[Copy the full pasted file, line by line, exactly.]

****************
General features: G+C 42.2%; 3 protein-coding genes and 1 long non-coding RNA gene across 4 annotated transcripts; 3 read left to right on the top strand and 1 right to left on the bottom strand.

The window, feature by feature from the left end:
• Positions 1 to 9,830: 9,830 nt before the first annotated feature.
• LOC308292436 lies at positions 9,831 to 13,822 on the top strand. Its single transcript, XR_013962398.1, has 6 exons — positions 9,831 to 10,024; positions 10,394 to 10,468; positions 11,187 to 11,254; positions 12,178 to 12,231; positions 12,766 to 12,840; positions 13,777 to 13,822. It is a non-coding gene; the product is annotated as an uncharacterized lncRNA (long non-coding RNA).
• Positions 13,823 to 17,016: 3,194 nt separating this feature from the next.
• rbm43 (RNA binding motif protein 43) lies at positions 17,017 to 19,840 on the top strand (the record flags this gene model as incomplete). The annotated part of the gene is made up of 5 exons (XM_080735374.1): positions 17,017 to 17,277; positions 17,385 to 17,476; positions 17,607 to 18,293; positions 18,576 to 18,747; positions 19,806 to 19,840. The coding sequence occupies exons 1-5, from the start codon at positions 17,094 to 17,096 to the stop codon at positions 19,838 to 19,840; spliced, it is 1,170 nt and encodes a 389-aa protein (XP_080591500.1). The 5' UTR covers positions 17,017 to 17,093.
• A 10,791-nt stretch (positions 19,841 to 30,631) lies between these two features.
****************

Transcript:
General features: G+C 42.2%; 3 protein-coding genes and 1 long non-coding RNA gene across 4 annotated transcripts; 3 read left to right on the top strand and 1 right to left on the bottom strand.

The window, feature by feature from the left end:
• Positions 1 to 9,830: 9,830 nt before the first annotated feature.
• LOC308292436 lies at positions 9,831 to 13,822 on the top strand. Its single transcript, XR_013962398.1, has 6 exons — positions 9,831 to 10,024; positions 10,394 to 10,468; positions 11,187 to 11,254; positions 12,178 to 12,231; positions 12,766 to 12,840; positions 13,777 to 13,822. It is a non-coding gene; the product is annotated as an uncharacterized lncRNA (long non-coding RNA).
• Positions 13,823 to 17,016: 3,194 nt separating this feature from the next.
• rbm43 (RNA binding motif protein 43) lies at positions 17,017 to 19,840 on the top strand (the record flags this gene model as incomplete). The annotated part of the gene is made up of 5 exons (XM_080735374.1): positions 17,017 to 17,277; positions 17,385 to 17,476; positions 17,607 to 18,293; positions 18,576 to 18,747; positions 19,806 to 19,840. The coding sequence occupies exons 1-5, from the start codon at positions 17,094 to 17,096 to the stop codon at positions 19,838 to 19,840; spliced, it is 1,170 nt and encodes a 389-aa protein (XP_080591500.1). The 5' UTR covers positions 17,017 to 17,093.
• A 10,791-nt stretch (positions 19,841 to 30,631) lies between these two features.